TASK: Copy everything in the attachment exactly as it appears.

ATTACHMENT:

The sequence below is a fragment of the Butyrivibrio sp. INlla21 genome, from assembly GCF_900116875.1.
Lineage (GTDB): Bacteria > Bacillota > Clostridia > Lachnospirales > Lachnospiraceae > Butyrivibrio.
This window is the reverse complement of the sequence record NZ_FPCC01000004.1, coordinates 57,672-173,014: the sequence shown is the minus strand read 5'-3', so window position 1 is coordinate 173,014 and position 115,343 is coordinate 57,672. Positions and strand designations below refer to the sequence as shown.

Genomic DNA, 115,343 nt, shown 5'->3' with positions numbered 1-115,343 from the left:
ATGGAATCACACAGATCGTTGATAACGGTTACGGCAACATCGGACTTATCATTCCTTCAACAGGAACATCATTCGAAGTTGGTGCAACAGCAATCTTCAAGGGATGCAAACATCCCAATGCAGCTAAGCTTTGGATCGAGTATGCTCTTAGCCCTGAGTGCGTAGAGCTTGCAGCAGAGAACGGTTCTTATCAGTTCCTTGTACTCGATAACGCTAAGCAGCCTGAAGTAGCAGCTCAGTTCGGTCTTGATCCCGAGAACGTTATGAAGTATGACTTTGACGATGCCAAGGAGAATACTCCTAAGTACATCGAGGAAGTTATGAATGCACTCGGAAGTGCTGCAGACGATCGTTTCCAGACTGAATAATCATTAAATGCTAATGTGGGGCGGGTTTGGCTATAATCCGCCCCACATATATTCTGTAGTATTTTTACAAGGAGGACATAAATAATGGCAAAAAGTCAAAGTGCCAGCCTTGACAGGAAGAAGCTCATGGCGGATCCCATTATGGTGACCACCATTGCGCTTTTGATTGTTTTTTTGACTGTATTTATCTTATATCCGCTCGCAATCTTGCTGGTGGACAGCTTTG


The sequence below is a fragment of the Butyrivibrio sp. INlla21 genome, from assembly GCF_900116875.1.
Lineage (GTDB): Bacteria > Bacillota > Clostridia > Lachnospirales > Lachnospiraceae > Butyrivibrio.
This window is the reverse complement of the sequence record NZ_FPCC01000004.1, coordinates 57,672-173,014: the sequence shown is the minus strand read 5'-3', so window position 1 is coordinate 173,014 and position 115,343 is coordinate 57,672. Positions and strand designations below refer to the sequence as shown.

Genomic DNA, 115,343 nt, shown 5'->3' with positions numbered 1-115,343 from the left:
ATGGAATCACACAGATCGTTGATAACGGTTACGGCAACATCGGACTTATCATTCCTTCAACAGGAACATCATTCGAAGTTGGTGCAACAGCAATCTTCAAGGGATGCAAACATCCCAATGCAGCTAAGCTTTGGATCGAGTATGCTCTTAGCCCTGAGTGCGTAGAGCTTGCAGCAGAGAACGGTTCTTATCAGTTCCTTGTACTCGATAACGCTAAGCAGCCTGAAGTAGCAGCTCAGTTCGGTCTTGATCCCGAGAACGTTATGAAGTATGACTTTGACGATGCCAAGGAGAATACTCCTAAGTACATCGAGGAAGTTATGAATGCACTCGGAAGTGCTGCAGACGATCGTTTCCAGACTGAATAATCATTAAATGCTAATGTGGGGCGGGTTTGGCTATAATCCGCCCCACATATATTCTGTAGTATTTTTACAAGGAGGACATAAATAATGGCAAAAAGTCAAAGTGCCAGCCTTGACAGGAAGAAGCTCATGGCGGATCCCATTATGGTGACCACCATTGCGCTTTTGATTGTTTTTTTGACTGTATTTATCTTATATCCGCTCGCAATCTTGCTGGTGGACAGCTTTG